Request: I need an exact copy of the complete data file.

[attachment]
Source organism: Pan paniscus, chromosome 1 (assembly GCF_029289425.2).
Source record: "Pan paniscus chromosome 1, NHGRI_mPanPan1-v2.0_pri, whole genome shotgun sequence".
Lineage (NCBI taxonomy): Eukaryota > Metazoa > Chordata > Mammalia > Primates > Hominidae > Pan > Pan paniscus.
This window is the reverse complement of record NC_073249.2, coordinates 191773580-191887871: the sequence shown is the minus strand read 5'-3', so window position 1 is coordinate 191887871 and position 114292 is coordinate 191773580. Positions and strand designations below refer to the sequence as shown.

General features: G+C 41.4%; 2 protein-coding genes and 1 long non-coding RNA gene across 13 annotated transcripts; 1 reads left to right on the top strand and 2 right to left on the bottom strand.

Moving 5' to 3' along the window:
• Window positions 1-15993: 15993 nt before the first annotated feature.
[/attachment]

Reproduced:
Source organism: Pan paniscus, chromosome 1 (assembly GCF_029289425.2).
Source record: "Pan paniscus chromosome 1, NHGRI_mPanPan1-v2.0_pri, whole genome shotgun sequence".
Lineage (NCBI taxonomy): Eukaryota > Metazoa > Chordata > Mammalia > Primates > Hominidae > Pan > Pan paniscus.
This window is the reverse complement of record NC_073249.2, coordinates 191773580-191887871: the sequence shown is the minus strand read 5'-3', so window position 1 is coordinate 191887871 and position 114292 is coordinate 191773580. Positions and strand designations below refer to the sequence as shown.

General features: G+C 41.4%; 2 protein-coding genes and 1 long non-coding RNA gene across 13 annotated transcripts; 1 reads left to right on the top strand and 2 right to left on the bottom strand.

Moving 5' to 3' along the window:
• Window positions 1-15993: 15993 nt before the first annotated feature.